With prohibition enacted, Julius Stroh had to adapt and transform the company so as not to close his family’s business. Julius Stroh operated the business under the name The Stroh Products Company, producing near beer (beer with its alcohol extracted), birch beer, soft drinks, malt products, ice cream, and ice. The company remained relatively successful during the thirteen years prohibition existed in the United States, and although the company ceased the production of most of these products they produced during the time, their ice cream is still sold to this day in most retail grocery shops, mainly in the Great Lakes and North East regions of America.
Julius Stroh remained as CEO of the company until his death in 1939, where upon his son Gari Stroh assumed his father’s old office. Gari Stroh was only CEO of the company for 11 years. As Stroh’s was exponentially increasing its sales, Gari Stroh built a new packaging center, which was able to keep up with the demands of the consumers. The packaging center was considered Gari’s major contribution to the company during his tenure.
After Gari Stroh stepped down as CEO in 1950, his brother John Stroh succeeded him, with Gari’s son Peter Stroh joining the company as well after his graduation from Princeton University in 1951. Business was “as usual” in the 1950’s, although Stroh’s was facing heavy competition from Goebel’s and Pfeiffer brewing companies, both also Detroit native companies. Stroh’s growth started to decline with the Detroit “Beer Strikes of 1958”. The strikes occurred for simple reasons; workers wanting more money and better working conditions. The beer strikes effected the five main breweries in Detroit; Stroh, Goebel, Pfeiffer, Altes, and Schmidt. Stroh’s was hit hard during the strikes, but not as hard as Goebel’s, which was facing bankruptcy by the time 1964 came around, three years after the strikes had ended. The Goebel plant was razed and production moved into the Stroh brewery, which Stroh had acquired in 1964. With the acquisition of Goebel’s brewing company, Stroh’s started to become a national brand name, and although they were still suffering from the loss that the beer strikes had inflicted, Stroh’s sales increased and the company continued to expand.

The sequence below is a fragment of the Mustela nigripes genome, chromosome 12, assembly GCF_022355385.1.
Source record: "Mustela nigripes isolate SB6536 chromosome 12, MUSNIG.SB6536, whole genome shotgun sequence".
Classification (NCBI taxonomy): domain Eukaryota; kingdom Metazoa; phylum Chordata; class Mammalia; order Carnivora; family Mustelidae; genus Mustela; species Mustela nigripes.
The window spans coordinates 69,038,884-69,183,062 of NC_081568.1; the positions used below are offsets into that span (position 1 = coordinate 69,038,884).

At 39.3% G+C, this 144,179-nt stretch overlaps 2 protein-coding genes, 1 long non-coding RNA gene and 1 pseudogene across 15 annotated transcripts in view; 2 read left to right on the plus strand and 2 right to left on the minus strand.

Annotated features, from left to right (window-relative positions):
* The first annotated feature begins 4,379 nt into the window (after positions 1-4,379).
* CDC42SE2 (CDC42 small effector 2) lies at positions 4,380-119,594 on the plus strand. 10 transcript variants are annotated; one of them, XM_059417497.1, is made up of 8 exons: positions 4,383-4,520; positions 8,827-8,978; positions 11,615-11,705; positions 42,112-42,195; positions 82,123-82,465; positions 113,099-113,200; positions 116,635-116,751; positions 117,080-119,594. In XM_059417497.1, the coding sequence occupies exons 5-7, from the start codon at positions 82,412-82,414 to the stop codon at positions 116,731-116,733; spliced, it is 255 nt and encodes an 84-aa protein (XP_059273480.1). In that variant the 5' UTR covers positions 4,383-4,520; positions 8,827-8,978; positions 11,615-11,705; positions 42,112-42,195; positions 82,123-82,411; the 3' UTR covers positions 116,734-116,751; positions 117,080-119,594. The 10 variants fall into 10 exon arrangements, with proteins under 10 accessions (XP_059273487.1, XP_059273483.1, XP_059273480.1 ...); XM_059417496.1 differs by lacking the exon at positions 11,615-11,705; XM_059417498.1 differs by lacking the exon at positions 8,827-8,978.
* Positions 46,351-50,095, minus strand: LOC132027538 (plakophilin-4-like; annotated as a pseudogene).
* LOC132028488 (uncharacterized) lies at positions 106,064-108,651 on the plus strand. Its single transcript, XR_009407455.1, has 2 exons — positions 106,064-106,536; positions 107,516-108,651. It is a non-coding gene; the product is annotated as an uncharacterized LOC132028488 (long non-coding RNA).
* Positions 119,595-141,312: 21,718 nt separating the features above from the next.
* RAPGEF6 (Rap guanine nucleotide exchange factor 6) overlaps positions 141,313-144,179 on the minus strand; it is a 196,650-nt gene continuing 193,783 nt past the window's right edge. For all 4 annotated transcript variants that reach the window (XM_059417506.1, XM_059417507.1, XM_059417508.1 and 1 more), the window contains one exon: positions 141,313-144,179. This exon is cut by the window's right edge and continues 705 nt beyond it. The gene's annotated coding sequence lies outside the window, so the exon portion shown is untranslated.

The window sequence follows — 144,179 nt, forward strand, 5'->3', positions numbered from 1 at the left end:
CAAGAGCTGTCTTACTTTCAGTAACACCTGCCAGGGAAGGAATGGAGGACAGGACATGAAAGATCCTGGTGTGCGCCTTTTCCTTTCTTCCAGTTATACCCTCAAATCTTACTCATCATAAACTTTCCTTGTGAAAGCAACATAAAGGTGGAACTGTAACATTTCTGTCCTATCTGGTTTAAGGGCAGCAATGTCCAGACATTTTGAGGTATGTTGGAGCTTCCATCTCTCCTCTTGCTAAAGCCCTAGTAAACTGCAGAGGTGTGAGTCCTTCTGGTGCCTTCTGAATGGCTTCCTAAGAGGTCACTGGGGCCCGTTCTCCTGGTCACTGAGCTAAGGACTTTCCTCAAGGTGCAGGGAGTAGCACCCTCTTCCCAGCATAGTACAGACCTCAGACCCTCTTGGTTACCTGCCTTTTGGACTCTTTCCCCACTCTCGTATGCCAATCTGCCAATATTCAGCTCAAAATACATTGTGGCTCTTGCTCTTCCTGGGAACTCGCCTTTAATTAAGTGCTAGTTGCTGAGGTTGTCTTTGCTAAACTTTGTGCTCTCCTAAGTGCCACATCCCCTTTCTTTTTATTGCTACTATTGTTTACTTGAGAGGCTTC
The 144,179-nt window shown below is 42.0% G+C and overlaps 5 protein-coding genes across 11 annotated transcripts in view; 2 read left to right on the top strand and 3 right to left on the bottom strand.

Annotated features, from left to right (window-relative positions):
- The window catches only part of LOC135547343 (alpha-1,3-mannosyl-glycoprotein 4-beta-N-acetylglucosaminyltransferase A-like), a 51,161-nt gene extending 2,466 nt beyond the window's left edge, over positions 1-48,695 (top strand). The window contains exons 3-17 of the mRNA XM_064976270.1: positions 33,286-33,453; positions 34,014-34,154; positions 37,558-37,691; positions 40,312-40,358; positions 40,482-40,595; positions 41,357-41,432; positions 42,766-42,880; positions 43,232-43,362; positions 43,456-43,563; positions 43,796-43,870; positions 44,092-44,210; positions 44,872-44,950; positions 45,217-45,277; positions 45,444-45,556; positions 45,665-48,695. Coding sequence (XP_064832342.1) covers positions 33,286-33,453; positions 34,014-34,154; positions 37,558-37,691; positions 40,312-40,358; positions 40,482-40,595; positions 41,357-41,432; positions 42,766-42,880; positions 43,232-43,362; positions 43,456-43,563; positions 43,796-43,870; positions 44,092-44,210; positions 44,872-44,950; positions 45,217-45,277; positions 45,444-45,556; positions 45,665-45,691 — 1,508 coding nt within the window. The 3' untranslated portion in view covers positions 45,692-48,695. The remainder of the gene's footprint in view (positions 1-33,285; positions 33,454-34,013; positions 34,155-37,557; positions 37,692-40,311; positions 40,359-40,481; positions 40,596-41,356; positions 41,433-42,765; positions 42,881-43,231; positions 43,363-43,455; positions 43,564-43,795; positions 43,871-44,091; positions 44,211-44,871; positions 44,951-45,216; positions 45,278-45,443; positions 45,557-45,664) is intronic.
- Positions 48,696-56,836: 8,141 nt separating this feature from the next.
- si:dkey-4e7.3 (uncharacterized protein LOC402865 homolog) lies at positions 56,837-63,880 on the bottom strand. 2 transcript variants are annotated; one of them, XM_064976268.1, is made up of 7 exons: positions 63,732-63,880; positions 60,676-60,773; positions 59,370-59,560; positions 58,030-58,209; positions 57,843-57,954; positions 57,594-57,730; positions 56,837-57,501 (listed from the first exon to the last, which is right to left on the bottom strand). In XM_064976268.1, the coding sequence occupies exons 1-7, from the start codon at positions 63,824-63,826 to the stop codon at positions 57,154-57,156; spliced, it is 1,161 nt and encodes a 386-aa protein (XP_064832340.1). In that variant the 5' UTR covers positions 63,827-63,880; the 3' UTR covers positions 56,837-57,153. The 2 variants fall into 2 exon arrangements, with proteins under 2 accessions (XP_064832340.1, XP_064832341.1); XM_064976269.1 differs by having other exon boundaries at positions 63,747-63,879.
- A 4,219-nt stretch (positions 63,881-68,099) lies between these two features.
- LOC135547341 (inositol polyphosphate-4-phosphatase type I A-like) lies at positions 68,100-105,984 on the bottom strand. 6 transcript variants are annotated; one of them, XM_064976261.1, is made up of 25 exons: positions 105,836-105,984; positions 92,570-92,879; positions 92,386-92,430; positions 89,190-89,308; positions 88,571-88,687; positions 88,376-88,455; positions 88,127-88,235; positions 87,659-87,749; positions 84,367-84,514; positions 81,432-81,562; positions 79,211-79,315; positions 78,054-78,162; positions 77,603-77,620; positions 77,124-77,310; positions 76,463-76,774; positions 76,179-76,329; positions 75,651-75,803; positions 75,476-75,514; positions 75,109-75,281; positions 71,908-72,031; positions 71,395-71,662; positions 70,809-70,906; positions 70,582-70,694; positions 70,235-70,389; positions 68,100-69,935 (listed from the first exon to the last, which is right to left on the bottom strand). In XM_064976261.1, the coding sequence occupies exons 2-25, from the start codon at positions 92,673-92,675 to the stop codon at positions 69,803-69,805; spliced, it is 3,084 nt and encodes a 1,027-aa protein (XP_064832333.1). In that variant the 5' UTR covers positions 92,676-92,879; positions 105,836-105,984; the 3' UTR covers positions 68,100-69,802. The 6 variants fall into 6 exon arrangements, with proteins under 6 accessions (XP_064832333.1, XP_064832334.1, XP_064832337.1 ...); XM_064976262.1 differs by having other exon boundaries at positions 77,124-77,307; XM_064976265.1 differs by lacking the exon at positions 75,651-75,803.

he 1970s and 1980s were very productive years for the Stroh’s; sales continued to increase with the acquisition of Goebel’s, new leadership came in 1967 with John Stroh becoming CEO and Peter Stroh, Gari Stroh’s son, became President. The duo expanded the company to its greatest height throughout the two decades with new marketing and aggressive advertising strategies. With increased sales, the Stroh brewing company was able to match the big three car companies in terms of salaries and benefits. Early in the 1980’s, Peter Stroh started looking to take Stroh’s to the national stage, and made a bid on the Schaeffer Brewing Company and Schlitz Brewing Company. Schaeffer started to go into debt in the late 1970s and early ’80s, making the buyout from Stroh’s all too easy in 1981. Schlitz accepted a buyout offer of $17 a share. Schlitz became a wholly owned subsidiary of the Stroh Brewing Company, making Stroh the third-largest brewery in the United States. With all this expansion, Peter Stroh, now CEO at this time, realized his company was overextended. By 1985, Peter Stroh recognized his company was operating with excess capacity, so the company closed its 71-year-old Detroit brewery that year. In 1989, the company agreed to sell to Coors, but that deal fell apart. A decade later, the Stroh Brewing Company ceased to operate independently with a deal to sell all remaining operating facilities to Miller and Pabst Brewing Companies.
The Stroh Brewing Company remains as a subsidiary of the Pabst Brewing Company, and is still ran by a member of the Stroh family. In the August of 2016, Stroh’s began brewing again in Detroit, after a 31 year disappearance when the company closed the Detroit brewery in 1985. Many Michigan based newspapers and media outlets covered the resurgence, such as Crain’s, Detroit Free Press, and The Lansing State Journal, all giving praise to Stroh’s quality product, and toasting the legacy created by Bernhard Stroh Sr.